How does Coaching differ from Counselling or Therapy?

Psychotherapy (which includes Counselling and Therapy) is often on resolving difficulties arising from the past that hamper an individual’s emotional functioning in the present, improving overall psychological functioning, and dealing with the present in more emotionally healthy ways. You may find it helpful to know that we have received training to discern the differences between coaching and therapy and are obliged by ICF’s Code of Ethics to refer prospective or current clients to therapists when appropriate.

Coaching is to help people achieve their goals by partnering with clients in a thought-provoking and creative process that inspires them to maximize their personal and professional potential. Coaches honor the client as the expert in his or her life and work and believe every client is creative and resourceful.

The coach’s responsibility is to:
• Discover, clarify and align with what the client wants to achieve.
• Encourage client self-discovery.
• Elicit client-generated solutions and strategies.
• Hold the client responsible and accountable.
This process helps clients dramatically improve their outlook on work and life, while developing leadership skills and unlocking potential.

So is coaching similar to mentoring or training?

No, training programs are based on objectives set out by the trainer or instructor. Training also assumes a linear learning path that coincides with an established curriculum. A mentor is an expert who provides wisdom and guidance based on his or her own experience. Mentoring may include advising, counseling and coaching.

Is coaching suitable for me?

Coaching can extremely beneficial to you. To decide when the time is right, ask yourself the following questions:

  • What do I want to accomplish?
  • Do I value collaboration, other viewpoints and new perspectives?
  • Am I ready to devote time and energy to making real changes?

How do I select a Coach?

How would you know if the Coach is right for you? Here are the five C’s of hiring a coach: code of ethics, coach-specific training, credential, context and chemistry.

    1. Code of Ethics. Is the coach a member of the ICF? All ICF members pledge to uphold a set of ethical standards and are accountable to the ethics and standards set forth by the ICF. If the coach is not an ICF member, what ethical standards do they follow? Are they accountable to any standards?
    2. Coach-specific training. Has the coach had coach-specific training – training in coaching skills? Or is the said coach marketing him or herself as a coach based on other education/degrees? As coaching is not a regulated profession, many who call themselves coaches have not been formally trained in specific coaching skills and instead are transferring skill sets from other professions into their coaching. This method often results in inadequate and ineffective coaching experience for clients.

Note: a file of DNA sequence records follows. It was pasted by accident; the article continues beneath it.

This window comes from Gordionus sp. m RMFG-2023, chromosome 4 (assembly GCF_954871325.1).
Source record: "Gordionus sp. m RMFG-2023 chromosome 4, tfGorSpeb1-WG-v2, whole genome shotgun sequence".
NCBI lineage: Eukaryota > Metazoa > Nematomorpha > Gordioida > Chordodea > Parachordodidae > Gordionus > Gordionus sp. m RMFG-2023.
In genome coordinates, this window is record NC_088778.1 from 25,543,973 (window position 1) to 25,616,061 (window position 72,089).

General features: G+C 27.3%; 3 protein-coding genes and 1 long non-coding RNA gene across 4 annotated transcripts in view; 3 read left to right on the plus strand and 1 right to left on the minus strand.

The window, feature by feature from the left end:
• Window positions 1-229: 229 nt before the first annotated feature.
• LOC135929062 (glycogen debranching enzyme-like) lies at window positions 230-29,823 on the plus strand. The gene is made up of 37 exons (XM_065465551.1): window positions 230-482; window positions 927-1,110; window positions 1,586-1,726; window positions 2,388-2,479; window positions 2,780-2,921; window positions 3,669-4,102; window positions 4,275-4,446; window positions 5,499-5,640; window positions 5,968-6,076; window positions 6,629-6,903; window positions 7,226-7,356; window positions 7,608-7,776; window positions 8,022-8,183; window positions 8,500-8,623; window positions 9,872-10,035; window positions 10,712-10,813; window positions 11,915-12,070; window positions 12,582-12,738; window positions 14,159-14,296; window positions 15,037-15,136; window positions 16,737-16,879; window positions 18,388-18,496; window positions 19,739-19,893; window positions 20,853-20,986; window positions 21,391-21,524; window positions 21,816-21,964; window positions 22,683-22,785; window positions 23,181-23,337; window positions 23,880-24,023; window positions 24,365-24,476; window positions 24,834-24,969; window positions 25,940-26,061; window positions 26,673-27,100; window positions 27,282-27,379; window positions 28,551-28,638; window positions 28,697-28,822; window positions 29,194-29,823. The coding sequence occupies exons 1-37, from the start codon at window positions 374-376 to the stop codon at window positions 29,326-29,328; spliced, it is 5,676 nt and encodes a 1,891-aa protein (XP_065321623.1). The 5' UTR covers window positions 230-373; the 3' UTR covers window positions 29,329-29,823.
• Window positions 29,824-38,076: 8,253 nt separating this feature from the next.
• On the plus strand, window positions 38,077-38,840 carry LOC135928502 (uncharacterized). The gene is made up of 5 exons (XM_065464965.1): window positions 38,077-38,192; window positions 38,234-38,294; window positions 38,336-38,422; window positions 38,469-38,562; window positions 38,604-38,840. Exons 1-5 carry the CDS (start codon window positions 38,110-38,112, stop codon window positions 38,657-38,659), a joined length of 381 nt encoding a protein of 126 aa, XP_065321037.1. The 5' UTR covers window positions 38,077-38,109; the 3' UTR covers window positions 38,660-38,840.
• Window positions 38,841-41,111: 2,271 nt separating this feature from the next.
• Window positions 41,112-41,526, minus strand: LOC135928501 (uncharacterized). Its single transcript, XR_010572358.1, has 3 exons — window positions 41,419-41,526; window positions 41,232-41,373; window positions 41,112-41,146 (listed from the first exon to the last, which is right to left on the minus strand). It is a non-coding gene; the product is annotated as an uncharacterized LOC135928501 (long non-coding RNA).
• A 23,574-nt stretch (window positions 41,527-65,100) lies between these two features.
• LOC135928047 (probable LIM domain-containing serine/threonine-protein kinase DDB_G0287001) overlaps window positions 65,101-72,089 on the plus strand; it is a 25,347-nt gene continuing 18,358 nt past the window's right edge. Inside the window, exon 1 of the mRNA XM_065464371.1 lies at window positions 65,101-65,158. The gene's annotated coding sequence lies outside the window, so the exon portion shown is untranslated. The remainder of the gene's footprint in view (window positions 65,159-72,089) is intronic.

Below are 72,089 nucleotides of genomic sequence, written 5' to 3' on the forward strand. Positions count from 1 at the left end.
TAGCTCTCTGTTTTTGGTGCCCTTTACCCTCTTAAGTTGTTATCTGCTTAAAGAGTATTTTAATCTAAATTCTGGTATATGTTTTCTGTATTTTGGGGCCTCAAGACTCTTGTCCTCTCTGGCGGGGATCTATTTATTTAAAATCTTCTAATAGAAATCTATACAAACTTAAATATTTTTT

3. Credential. Is the coach ICF Credentialed? Or is he/she in the process of acquiring an ICF Credential? When hiring a coach, the ICF strongly recommends finding someone who holds an ICF Credential. The credential signifies: a coach’s commitment to integrity and credibility; an understanding of coaching skills; a coach’s dependability to consumers; a strong code of ethics; superior knowledge and skills; and a coach’s serious stance for ongoing professional development.
    4. Context. What other specialized skills does the coach have? How important is experience in specific/relevant areas to you in a coach? Think about the kinds of goals you want to create for your life. Is this coach able to address them effectively?
    5. Chemistry. Do you feel a connection with the coach? The coach-client relationship is very important; a connection between you and the coach is vital. If it does not “feel” right to you, heavily consider choosing another coach to whom you feel more connected and trust.

Coaching is defined as partnering with clients in a thought-provoking and creative process that inspires them to maximize their personal and professional potential. Coaching is a distinct service and differs greatly from therapy, consulting, mentoring or training. Individuals who engage in a coaching relationship can expect to experience fresh perspectives on personal challenges and opportunities, enhanced thinking and decision-making skills, enhanced interpersonal effectiveness, and increased confidence in carrying out their chosen work and life roles.

How long will I need to work with a coach?

This depends on where you are now, where you want to go, and how quickly you want to get there. Some clients are able to achieve their goals within one to three months. More often, clients stay with a coach from six to eighteen months and beyond. After clients realize their first goals, they often identify other areas they want to work on. The coaching relationship continues as long as the client benefits from it.

What is your coaching approach like?

Coaching is a partnering process. We take pride in creating full coaching presence with the Client and would listen actively with intent, without passing any form of judgement.

An essential part of the coaching process is also about asking relevant and often thought-provoking questions. Our experiences allow us to do so in a way that will keep you curious about yourself and that will inspire you to stretch your thinking. The objective of each session is to increase your level of self-awareness, make you more resourceful in finding your own options as we believe in your inner wisdom. The focus is entirely on what you want – We do not give you advice.